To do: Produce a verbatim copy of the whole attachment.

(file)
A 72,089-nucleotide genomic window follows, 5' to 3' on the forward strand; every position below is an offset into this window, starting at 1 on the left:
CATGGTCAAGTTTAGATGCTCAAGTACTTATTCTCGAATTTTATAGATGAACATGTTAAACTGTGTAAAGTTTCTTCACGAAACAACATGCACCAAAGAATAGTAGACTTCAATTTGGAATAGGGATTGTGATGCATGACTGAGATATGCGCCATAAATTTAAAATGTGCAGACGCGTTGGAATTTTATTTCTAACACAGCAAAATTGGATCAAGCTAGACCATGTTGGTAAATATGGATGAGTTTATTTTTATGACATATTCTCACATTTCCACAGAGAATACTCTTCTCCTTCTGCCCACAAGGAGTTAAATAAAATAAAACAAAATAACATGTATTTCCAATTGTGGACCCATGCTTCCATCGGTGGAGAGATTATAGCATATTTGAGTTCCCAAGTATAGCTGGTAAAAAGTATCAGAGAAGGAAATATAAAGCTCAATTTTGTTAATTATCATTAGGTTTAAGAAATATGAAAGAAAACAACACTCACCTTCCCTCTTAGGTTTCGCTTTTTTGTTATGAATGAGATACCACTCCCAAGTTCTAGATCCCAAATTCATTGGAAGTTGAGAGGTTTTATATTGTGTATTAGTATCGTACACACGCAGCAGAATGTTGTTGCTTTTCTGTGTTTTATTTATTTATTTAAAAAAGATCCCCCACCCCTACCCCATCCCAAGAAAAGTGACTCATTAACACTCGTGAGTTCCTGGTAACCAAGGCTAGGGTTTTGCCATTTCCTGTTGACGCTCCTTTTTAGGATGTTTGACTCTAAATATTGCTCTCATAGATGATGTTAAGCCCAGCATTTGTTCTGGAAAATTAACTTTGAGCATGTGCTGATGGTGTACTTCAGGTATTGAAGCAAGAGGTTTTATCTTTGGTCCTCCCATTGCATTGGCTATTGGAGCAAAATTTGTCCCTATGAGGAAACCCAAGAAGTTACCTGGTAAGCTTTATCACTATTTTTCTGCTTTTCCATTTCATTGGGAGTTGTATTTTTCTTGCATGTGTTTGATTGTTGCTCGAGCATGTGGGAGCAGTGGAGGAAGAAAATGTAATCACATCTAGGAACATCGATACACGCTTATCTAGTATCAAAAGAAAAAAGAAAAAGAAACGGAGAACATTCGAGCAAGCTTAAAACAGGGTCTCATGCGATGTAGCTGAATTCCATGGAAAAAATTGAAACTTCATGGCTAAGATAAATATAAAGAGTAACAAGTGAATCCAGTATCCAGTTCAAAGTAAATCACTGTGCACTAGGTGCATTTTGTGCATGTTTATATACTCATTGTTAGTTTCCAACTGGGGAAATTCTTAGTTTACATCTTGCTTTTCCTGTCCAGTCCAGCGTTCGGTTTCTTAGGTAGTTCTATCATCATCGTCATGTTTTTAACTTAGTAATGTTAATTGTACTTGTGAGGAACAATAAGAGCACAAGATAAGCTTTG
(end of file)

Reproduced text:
A 72,089-nucleotide genomic window follows, 5' to 3' on the forward strand; every position below is an offset into this window, starting at 1 on the left:
CATGGTCAAGTTTAGATGCTCAAGTACTTATTCTCGAATTTTATAGATGAACATGTTAAACTGTGTAAAGTTTCTTCACGAAACAACATGCACCAAAGAATAGTAGACTTCAATTTGGAATAGGGATTGTGATGCATGACTGAGATATGCGCCATAAATTTAAAATGTGCAGACGCGTTGGAATTTTATTTCTAACACAGCAAAATTGGATCAAGCTAGACCATGTTGGTAAATATGGATGAGTTTATTTTTATGACATATTCTCACATTTCCACAGAGAATACTCTTCTCCTTCTGCCCACAAGGAGTTAAATAAAATAAAACAAAATAACATGTATTTCCAATTGTGGACCCATGCTTCCATCGGTGGAGAGATTATAGCATATTTGAGTTCCCAAGTATAGCTGGTAAAAAGTATCAGAGAAGGAAATATAAAGCTCAATTTTGTTAATTATCATTAGGTTTAAGAAATATGAAAGAAAACAACACTCACCTTCCCTCTTAGGTTTCGCTTTTTTGTTATGAATGAGATACCACTCCCAAGTTCTAGATCCCAAATTCATTGGAAGTTGAGAGGTTTTATATTGTGTATTAGTATCGTACACACGCAGCAGAATGTTGTTGCTTTTCTGTGTTTTATTTATTTATTTAAAAAAGATCCCCCACCCCTACCCCATCCCAAGAAAAGTGACTCATTAACACTCGTGAGTTCCTGGTAACCAAGGCTAGGGTTTTGCCATTTCCTGTTGACGCTCCTTTTTAGGATGTTTGACTCTAAATATTGCTCTCATAGATGATGTTAAGCCCAGCATTTGTTCTGGAAAATTAACTTTGAGCATGTGCTGATGGTGTACTTCAGGTATTGAAGCAAGAGGTTTTATCTTTGGTCCTCCCATTGCATTGGCTATTGGAGCAAAATTTGTCCCTATGAGGAAACCCAAGAAGTTACCTGGTAAGCTTTATCACTATTTTTCTGCTTTTCCATTTCATTGGGAGTTGTATTTTTCTTGCATGTGTTTGATTGTTGCTCGAGCATGTGGGAGCAGTGGAGGAAGAAAATGTAATCACATCTAGGAACATCGATACACGCTTATCTAGTATCAAAAGAAAAAAGAAAAAGAAACGGAGAACATTCGAGCAAGCTTAAAACAGGGTCTCATGCGATGTAGCTGAATTCCATGGAAAAAATTGAAACTTCATGGCTAAGATAAATATAAAGAGTAACAAGTGAATCCAGTATCCAGTTCAAAGTAAATCACTGTGCACTAGGTGCATTTTGTGCATGTTTATATACTCATTGTTAGTTTCCAACTGGGGAAATTCTTAGTTTACATCTTGCTTTTCCTGTCCAGTCCAGCGTTCGGTTTCTTAGGTAGTTCTATCATCATCGTCATGTTTTTAACTTAGTAATGTTAATTGTACTTGTGAGGAACAATAAGAGCACAAGATAAGCTTTG